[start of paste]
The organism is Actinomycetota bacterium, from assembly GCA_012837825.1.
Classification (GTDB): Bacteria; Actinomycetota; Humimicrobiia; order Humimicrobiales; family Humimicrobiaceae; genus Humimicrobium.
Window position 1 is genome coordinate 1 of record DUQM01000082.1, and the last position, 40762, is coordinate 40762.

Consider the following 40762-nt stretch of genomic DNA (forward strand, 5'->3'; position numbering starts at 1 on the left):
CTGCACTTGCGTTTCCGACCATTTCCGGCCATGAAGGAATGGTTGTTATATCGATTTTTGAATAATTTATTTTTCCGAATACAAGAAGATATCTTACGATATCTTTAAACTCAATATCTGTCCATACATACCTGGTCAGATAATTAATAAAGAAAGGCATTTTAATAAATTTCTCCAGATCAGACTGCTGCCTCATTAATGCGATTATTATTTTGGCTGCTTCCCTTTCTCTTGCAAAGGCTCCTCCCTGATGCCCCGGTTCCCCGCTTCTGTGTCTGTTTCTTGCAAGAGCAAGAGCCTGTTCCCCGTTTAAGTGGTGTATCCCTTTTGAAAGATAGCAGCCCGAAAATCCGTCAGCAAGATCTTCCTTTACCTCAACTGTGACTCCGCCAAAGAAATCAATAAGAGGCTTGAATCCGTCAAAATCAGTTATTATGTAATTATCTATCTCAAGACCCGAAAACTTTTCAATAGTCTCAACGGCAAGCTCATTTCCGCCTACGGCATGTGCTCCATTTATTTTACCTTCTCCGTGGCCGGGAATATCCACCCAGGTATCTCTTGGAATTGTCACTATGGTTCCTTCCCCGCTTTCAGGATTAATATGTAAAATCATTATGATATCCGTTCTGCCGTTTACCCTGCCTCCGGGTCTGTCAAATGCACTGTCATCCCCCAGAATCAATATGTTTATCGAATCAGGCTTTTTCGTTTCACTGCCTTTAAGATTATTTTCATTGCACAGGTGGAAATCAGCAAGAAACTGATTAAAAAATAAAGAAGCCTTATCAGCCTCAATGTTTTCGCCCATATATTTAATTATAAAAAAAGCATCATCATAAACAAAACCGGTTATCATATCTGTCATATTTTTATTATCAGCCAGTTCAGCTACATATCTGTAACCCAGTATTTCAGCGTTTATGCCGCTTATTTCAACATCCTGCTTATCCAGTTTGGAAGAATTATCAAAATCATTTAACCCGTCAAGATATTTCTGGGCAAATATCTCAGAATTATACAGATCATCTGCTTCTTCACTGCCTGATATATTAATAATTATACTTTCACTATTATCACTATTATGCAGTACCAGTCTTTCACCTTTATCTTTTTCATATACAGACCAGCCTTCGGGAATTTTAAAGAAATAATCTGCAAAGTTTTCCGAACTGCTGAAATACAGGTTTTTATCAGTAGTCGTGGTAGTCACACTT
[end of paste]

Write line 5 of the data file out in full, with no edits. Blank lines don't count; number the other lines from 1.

CTGCACTTGCGTTTCCGACCATTTCCGGCCATGAAGGAATGGTTGTTATATCGATTTTTGAATAATTTATTTTTCCGAATACAAGAAGATATCTTACGATATCTTTAAACTCAATATCTGTCCATACATACCTGGTCAGATAATTAATAAAGAAAGGCATTTTAATAAATTTCTCCAGATCAGACTGCTGCCTCATTAATGCGATTATTATTTTGGCTGCTTCCCTTTCTCTTGCAAAGGCTCCTCCCTGATGCCCCGGTTCCCCGCTTCTGTGTCTGTTTCTTGCAAGAGCAAGAGCCTGTTCCCCGTTTAAGTGGTGTATCCCTTTTGAAAGATAGCAGCCCGAAAATCCGTCAGCAAGATCTTCCTTTACCTCAACTGTGACTCCGCCAAAGAAATCAATAAGAGGCTTGAATCCGTCAAAATCAGTTATTATGTAATTATCTATCTCAAGACCCGAAAACTTTTCAATAGTCTCAACGGCAAGCTCATTTCCGCCTACGGCATGTGCTCCATTTATTTTACCTTCTCCGTGGCCGGGAATATCCACCCAGGTATCTCTTGGAATTGTCACTATGGTTCCTTCCCCGCTTTCAGGATTAATATGTAAAATCATTATGATATCCGTTCTGCCGTTTACCCTGCCTCCGGGTCTGTCAAATGCACTGTCATCCCCCAGAATCAATATGTTTATCGAATCAGGCTTTTTCGTTTCACTGCCTTTAAGATTATTTTCATTGCACAGGTGGAAATCAGCAAGAAACTGATTAAAAAATAAAGAAGCCTTATCAGCCTCAATGTTTTCGCCCATATATTTAATTATAAAAAAAGCATCATCATAAACAAAACCGGTTATCATATCTGTCATATTTTTATTATCAGCCAGTTCAGCTACATATCTGTAACCCAGTATTTCAGCGTTTATGCCGCTTATTTCAACATCCTGCTTATCCAGTTTGGAAGAATTATCAAAATCATTTAACCCGTCAAGATATTTCTGGGCAAATATCTCAGAATTATACAGATCATCTGCTTCTTCACTGCCTGATATATTAATAATTATACTTTCACTATTATCACTATTATGCAGTACCAGTCTTTCACCTTTATCTTTTTCATATACAGACCAGCCTTCGGGAATTTTAAAGAAATAATCTGCAAAGTTTTCCGAACTGCTGAAATACAGGTTTTTATCAGTAGTCGTGGTAGTCACACTT